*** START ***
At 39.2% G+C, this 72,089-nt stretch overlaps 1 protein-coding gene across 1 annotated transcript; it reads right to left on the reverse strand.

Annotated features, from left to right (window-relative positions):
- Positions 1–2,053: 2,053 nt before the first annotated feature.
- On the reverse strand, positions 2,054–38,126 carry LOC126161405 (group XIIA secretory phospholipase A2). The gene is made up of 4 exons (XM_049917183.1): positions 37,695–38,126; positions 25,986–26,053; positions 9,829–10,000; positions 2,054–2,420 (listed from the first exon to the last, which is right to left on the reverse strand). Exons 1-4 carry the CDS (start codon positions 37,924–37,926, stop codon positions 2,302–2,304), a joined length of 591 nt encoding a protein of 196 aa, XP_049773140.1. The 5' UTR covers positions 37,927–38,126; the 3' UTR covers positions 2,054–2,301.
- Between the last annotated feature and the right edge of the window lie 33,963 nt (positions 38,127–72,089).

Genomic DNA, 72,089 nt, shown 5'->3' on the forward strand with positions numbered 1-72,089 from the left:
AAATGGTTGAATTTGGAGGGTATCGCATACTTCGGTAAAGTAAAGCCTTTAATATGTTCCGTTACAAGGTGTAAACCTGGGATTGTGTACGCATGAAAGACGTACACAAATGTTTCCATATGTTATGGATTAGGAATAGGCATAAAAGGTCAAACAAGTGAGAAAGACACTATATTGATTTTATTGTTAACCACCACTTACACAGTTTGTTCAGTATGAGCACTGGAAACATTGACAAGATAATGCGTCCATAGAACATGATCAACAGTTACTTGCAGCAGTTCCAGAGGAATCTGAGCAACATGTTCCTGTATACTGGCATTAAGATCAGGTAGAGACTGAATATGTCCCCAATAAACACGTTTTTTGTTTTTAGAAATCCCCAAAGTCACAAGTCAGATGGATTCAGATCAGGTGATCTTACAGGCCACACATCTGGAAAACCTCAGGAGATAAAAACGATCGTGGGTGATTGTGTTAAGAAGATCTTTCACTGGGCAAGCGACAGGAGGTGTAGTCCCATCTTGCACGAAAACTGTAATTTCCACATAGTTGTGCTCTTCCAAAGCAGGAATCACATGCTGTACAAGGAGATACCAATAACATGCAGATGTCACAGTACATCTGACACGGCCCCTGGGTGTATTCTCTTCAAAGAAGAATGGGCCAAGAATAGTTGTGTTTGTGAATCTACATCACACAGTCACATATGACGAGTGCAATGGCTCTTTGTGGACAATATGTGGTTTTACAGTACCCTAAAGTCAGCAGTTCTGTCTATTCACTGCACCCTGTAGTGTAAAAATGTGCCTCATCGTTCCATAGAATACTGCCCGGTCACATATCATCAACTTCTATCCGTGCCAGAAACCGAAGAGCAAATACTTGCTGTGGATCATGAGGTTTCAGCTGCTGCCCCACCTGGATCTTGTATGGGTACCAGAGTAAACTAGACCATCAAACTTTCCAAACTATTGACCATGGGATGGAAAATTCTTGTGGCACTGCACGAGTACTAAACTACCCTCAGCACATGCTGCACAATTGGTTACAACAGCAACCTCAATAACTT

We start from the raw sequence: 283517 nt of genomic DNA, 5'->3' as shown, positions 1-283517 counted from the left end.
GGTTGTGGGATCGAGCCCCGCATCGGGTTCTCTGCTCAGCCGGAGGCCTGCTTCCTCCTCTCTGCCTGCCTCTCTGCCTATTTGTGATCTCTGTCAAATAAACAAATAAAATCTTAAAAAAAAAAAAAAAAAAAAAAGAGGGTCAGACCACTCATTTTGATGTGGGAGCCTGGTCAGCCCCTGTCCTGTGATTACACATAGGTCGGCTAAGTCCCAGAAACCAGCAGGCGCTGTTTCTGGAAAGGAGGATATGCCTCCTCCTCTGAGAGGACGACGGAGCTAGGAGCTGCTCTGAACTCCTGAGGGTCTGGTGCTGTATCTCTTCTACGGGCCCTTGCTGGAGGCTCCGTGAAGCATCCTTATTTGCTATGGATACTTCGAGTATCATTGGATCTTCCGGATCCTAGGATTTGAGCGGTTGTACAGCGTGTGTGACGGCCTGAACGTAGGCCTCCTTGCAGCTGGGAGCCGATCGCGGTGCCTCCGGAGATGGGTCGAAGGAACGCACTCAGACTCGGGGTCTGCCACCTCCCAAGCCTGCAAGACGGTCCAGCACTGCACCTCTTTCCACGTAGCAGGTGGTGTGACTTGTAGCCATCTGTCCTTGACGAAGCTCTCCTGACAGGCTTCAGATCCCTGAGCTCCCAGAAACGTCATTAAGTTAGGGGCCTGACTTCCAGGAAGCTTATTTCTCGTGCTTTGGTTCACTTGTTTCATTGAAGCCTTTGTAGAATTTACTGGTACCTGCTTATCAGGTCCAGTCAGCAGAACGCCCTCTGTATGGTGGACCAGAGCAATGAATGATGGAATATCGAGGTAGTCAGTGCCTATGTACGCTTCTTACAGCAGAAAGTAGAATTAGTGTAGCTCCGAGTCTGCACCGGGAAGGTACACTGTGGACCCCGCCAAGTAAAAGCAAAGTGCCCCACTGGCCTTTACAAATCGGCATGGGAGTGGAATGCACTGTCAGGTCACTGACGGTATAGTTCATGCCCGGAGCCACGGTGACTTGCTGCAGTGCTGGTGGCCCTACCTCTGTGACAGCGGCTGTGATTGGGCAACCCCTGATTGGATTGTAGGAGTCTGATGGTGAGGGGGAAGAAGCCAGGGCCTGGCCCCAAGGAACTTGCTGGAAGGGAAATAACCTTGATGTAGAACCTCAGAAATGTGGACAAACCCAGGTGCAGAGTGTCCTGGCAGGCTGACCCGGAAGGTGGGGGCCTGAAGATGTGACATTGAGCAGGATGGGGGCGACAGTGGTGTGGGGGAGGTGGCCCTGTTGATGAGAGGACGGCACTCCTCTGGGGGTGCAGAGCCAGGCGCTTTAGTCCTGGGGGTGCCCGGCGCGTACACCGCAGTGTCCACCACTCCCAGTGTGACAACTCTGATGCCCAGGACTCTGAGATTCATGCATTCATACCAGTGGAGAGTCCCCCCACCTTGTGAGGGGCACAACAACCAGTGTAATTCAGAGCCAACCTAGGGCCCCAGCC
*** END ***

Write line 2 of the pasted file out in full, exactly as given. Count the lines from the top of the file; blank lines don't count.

Annotated features, from left to right (window-relative positions):